at Fenway Park
At the end of the 1914 season, 22-year-old Bill James stood on the cusp of baseball stardom. He had just pitched his Boston Braves to the most improbable pennant in baseball history, and followed up on that performance by beating the mighty Philadelphia Athletics twice in three days
during that year's World's Series. He was such a uniquely gifted pitcher that John J. Ward of Baseball Magazine predicted, "The further acquisition of experience should make him one of the greatest all-round pitchers in history." When he wrote those words, Ward probably never
could have imagined that this talented pitcher, who already had 32 major league wins behind him, had but five more in front of him.
The Braves' stunning reversal of fortune in 1914 has long since entered baseball annals as the most unlikely championship run in history, but the critical role James played in the Boston uprising has undeservedly faded into obscurity. From July 9 until the end of the season, he went
19-1 with a 1.51 ERA. His only loss came on August 22 in Pittsburgh, when he was beaten 3-2 in 12 innings. Without that setback, James would have ended his season with a record-breaking 20-game winning streak. With it, he still assembled the best season of any pitcher in the National
League. James led the NL in winning percentage (.788), and he finished in the top five in wins (26), ERA (1.90), innings pitched (332.1), and strikeouts (156).
In game two of that year's World's Series, James matched up against Philadelphia's Eddie Plank in a classic pitchers' duel at Shibe Park. Plank pitched brilliantly that afternoon, surrendering seven hits and holding the Braves scoreless until Boston pushed one run across in the ninth
inning. But James was better, allowing just two hits, fanning eight, and coaxing a game-ending double play with the tying and winning runs on base to preserve the 1-0 victory. Two days later, James was called into action again when game three stretched into extra frames. Pitching on
one day's rest, James held the Athletics hitless in the 11th and 12th innings before Boston scored the winning run in the bottom of the 12th on a Joe Bush throwing error. In a span of three days, James had won two games, pitched 11 innings, and allowed just two hits. The Braves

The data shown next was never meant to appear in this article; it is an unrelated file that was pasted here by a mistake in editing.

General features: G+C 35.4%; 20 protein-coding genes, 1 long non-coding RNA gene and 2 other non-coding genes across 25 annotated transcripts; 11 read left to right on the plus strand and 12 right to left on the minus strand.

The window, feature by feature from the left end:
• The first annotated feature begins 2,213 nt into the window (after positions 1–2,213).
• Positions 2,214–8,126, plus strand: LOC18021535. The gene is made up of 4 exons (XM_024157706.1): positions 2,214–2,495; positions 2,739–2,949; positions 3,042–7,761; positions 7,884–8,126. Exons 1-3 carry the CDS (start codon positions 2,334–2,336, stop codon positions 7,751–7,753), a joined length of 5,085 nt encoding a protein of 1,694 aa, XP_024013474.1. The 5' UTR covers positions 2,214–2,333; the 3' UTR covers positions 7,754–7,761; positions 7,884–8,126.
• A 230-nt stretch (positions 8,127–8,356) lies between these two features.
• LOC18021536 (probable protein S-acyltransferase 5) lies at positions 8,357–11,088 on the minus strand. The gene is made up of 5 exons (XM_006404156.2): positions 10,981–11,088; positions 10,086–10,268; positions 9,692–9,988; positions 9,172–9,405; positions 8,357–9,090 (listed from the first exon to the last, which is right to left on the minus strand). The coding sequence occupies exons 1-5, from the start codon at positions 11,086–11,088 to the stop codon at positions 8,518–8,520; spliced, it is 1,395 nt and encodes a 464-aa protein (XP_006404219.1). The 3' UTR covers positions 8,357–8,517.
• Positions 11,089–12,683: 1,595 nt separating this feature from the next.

completed their sweep of the Athletics the following afternoon.
Despite his success and status as a World's Series hero, James expressed ambivalence about life in the major leagues. James reported late to camp the following spring after a brief holdout induced the Braves to double his salary, but it soon became apparent that he was a mere shadow of
the pitcher who had dominated the league the previous year. From the start of the season James complained of chronic arm fatigue. Initially the press took a dim view of the injury, dismissing his protests as the petulant whining of an overpaid athlete. But by June, reduced velocity and
flagging endurance forced James out of the starting rotation. After a poor relief appearance on July 30, he was shelved for the rest of the season.
The Braves hoped that a long winter's rest would restore strength to James' right arm, but it was not to be. In late March 1916, teammate Johnny Evers signaled the end was near when he admitted to reporters: "His arm is gone. Bill knows it and we know it." Shortly thereafter, the
24-year-old pitcher was placed on the voluntary retired list. The press described the injury as a "dead arm," but in all likelihood James suffered from a torn rotator cuff, a condition the medicine of the day was powerless to correct. After undergoing numerous shoulder operations, James tried to return to the Braves in 1918 but the comeback was aborted before the start of the regular season. After serving in the 63rd Infantry during
World War I, James pitched one game in relief for the Braves in 1919. He spent the next several years bouncing around the Pacific Coast League as a player and coach before concluding his career with Sacramento in 1925.